Then an escalation cycle came, and it upended the situation. On December 18th, Operation Prosperity Guardian began –an ongoing, US-mustered, multinational coalition to protect the Red Sea shipping lanes using defensive interceptions. Undeterred, the Houthis tried on New Year’s Eve to hijack a container ship via several small boats. When the responding US naval helicopters took “crew served and small arms” fire, according to CENTCOM, they sank three of the boats in self-defense, killing 10 Houthis. This marked the first Houthis killed by American forces during the crisis. The Houthis vowed revenge. On January 3rd, the US and 14 other nations issued a joint statement demanding the Houthis cease attacks and release all detained vessels and crew. A January 9th UNSC resolution called for the same. The joint statement warned of unspecified “consequences” should this fail to happen. But the Houthis decided to call the West’s bluff on January 10th, launching their largest and most sophisticated attack yet–involving 18 drones and three missiles–at a fleet of Western warships. Following through with their earlier threat, the US and UK then launched joint strikes on Houthi positions in Yemen on the night of January 11th. The attack, the opening salvo of the ongoing Anglo-American counterforce effort coined Operation Poseidon Archer, involved more than 150 missiles and degraded some 20-30 percent of the Houthis’ offensive capabilities.

This sequence of events–particularly the joint US-UK strikes–changed the situation. The first sign of this change was the Houthis’ January 26th attack on the USS Carney using an ASBM. An anonymous US official told multiple media outlets that this marked the first instance of the Houthis directly targeting a US warship, a significant escalation. Whether this was indeed the first time is unlikely, but it was the first time Washington expressed willingness to acknowledge it publically, even if unofficially. Due to it being unclear what exactly was meant by “directly,” it’s hard to put forward potential explanations as to the exact escalatory significance of the strike. Lethal or non-lethal intent, the type of ASBM used, whether the missile would’ve landed in close vicinity to or directly hit the warship –these are all unknowns, at least publicly. However, a good clue of what the Houthis were trying to do that day (hint: hit the US warship) is evident when looking at what happened on January 30th. That day, a Houthi anti-ship cruise missile came within one mile (1.6 km) of hitting the destroyer USS Gravely, close enough that the Gravely used its CIWS, an automated gun-based close-in weapon system, to intercept it. Whether this represented a failure of the ship’s AEGIS radar to detect the missile (more likely) or the Navy doing a one-time, mid-combat experiment with a cost-efficient interception technique (less likely) is unknown to the public. What is known is that the missile, at such close range, would have been mere seconds away from impact. Thus, the escalatory significance of this attack is clear. Even if the Houthis calculated that the US warship was likely to intercept the missile, this attack showed a degree of risk-tolerance that included the possibility of what had been previously unimaginable escalation as a tolerable–if not welcome–outcome. It’s the epitome of the Houthis’ strategy. With this attack, the Houthis may have aimed to say, “We understand the chance that this provokes war, and we are fine with that.”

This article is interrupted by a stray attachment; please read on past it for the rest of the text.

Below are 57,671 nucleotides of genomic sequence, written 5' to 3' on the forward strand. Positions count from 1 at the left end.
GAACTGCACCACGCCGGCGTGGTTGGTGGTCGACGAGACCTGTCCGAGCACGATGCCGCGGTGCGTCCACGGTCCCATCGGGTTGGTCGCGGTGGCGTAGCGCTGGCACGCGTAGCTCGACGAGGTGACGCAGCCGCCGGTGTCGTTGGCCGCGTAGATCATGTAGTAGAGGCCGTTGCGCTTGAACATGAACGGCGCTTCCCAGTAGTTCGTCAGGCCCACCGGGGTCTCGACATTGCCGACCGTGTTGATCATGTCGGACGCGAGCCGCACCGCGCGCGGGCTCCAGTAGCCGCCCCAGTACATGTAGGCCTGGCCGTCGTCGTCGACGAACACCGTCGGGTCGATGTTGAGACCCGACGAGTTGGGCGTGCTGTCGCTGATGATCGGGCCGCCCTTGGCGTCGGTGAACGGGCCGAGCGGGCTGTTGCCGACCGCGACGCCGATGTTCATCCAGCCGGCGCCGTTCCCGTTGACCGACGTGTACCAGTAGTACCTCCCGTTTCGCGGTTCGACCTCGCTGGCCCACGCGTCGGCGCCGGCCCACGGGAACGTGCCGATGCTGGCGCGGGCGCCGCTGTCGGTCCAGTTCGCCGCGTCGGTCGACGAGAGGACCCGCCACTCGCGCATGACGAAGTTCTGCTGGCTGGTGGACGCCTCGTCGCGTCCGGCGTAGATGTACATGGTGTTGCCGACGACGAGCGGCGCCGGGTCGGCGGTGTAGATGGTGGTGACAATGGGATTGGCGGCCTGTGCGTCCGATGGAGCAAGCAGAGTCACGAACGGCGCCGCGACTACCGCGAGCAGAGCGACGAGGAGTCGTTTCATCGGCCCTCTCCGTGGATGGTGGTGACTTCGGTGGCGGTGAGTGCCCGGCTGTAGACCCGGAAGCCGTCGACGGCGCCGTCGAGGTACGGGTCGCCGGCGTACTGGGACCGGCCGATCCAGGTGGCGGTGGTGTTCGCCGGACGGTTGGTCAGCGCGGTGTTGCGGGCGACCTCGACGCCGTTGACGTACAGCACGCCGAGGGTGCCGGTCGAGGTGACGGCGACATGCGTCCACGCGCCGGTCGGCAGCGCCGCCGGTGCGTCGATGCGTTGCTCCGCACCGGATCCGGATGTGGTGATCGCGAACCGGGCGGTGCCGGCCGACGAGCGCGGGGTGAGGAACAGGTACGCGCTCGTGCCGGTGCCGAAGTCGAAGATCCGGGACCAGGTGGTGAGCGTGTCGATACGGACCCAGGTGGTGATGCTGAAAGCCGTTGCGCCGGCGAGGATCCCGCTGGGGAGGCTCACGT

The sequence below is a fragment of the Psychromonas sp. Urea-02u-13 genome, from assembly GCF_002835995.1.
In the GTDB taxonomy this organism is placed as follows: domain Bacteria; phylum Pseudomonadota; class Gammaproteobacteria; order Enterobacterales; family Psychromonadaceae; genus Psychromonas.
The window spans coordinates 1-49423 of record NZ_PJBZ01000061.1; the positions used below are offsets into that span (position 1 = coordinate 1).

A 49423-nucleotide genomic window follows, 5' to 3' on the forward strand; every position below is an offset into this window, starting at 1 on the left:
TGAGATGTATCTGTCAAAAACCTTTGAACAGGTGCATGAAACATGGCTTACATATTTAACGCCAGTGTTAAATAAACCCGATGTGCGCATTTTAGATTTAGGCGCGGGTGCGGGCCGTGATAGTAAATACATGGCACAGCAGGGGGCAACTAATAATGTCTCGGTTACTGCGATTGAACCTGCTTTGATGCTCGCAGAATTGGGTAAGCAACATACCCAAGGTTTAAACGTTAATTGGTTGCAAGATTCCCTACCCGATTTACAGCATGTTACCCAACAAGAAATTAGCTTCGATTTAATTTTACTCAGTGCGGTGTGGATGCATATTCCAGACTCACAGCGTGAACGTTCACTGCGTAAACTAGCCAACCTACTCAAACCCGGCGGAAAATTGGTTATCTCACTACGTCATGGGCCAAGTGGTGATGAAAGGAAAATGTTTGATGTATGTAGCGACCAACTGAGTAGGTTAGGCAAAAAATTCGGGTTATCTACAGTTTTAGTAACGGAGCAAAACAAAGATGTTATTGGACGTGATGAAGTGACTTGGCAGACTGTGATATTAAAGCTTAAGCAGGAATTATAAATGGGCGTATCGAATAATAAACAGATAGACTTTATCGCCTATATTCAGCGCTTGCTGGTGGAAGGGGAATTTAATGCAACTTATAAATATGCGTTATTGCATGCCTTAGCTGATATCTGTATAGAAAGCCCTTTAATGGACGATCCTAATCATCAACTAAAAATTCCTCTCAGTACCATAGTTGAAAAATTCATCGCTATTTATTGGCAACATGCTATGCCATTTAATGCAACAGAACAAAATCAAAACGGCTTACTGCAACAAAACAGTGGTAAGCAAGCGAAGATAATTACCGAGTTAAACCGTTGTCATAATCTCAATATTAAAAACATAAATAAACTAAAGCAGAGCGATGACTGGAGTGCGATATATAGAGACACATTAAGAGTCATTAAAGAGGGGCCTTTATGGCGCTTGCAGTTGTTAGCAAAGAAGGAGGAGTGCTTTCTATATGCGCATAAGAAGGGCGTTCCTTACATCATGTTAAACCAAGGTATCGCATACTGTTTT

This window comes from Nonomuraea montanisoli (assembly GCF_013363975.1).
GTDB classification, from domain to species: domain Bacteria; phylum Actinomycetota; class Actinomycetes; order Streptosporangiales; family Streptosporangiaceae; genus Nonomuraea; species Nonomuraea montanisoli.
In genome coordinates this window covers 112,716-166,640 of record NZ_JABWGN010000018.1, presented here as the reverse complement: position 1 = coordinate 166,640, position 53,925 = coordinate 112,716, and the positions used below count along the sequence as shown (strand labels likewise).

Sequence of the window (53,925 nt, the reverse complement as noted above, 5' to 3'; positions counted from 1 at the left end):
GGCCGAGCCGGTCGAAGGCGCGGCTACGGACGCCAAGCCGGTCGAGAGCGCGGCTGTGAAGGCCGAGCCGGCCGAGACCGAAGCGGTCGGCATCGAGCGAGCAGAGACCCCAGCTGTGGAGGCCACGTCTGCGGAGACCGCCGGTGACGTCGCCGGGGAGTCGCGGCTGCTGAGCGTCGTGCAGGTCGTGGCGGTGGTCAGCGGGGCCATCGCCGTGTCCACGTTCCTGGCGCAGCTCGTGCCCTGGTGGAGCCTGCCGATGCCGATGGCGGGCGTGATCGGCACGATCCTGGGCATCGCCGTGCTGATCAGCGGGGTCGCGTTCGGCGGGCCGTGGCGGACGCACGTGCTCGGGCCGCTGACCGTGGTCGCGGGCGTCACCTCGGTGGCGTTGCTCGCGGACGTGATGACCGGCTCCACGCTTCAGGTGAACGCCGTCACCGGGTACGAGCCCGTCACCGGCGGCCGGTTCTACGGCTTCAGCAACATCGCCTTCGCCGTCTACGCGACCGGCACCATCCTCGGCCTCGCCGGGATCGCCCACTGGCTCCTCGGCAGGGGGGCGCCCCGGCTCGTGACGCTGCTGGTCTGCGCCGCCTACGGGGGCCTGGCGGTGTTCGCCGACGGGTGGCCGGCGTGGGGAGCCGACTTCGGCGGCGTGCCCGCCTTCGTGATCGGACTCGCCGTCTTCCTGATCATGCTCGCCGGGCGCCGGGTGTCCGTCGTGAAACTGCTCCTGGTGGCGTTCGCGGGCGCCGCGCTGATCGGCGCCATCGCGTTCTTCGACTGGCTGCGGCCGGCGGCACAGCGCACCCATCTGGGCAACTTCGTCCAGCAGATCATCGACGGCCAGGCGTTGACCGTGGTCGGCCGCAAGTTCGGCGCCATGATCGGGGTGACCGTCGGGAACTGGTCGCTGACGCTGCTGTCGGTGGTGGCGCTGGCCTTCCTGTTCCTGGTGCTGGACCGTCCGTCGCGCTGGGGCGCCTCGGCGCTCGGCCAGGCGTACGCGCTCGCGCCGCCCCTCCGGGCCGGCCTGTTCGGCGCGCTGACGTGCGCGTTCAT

Washington has responded with some force to the Houthis, but its actions have fallen short of some expectations about how the US should counter the attacks in the Red Sea. The reason is that the US is currently prioritizing regional stability over having favorable deterrence equations in each mini-theater as it is stretched thin across the regional turmoil in the Middle East. The US is simultaneously seeking a revamping of a two-state solution between Israel and Palestine, managing an escalation in Iranian-militia activity, deterring Iran’s expanding nuclear ambitions, brokering Saudi-Israeli normalization, and most recently, preparing for the potential entry of Hezbollah–one of the most militarily-capable groups in the region–into the Israeli conflict. This is almost certainly why Washington was happy to flex its muscles early after October 7th to prevent Hezbollah from entering the war; it was worried that Hezbollah’s entrance could drag in regional heavyweights like Iran, thus expanding the conflict, and the US was probably confident that it could deter Hezbollah. It’s because of these same two factors –the risk of wider regional escalation and the US’ confidence (or lack thereof) in its ability to deter militant forces –that the White House has been downplaying the extent of Houthi aggression against its warships. For one, the US is probably betting that the current situation with the Houthis –although not favorable – is stable. And more importantly, it’s worried that any further action with the Houthis will backfire. The Houthis have crossed each red line set by the US during the crisis, even though they have incurred a response every time. The White House is probably cognizant that this pattern will repeat, with perhaps regional ramifications.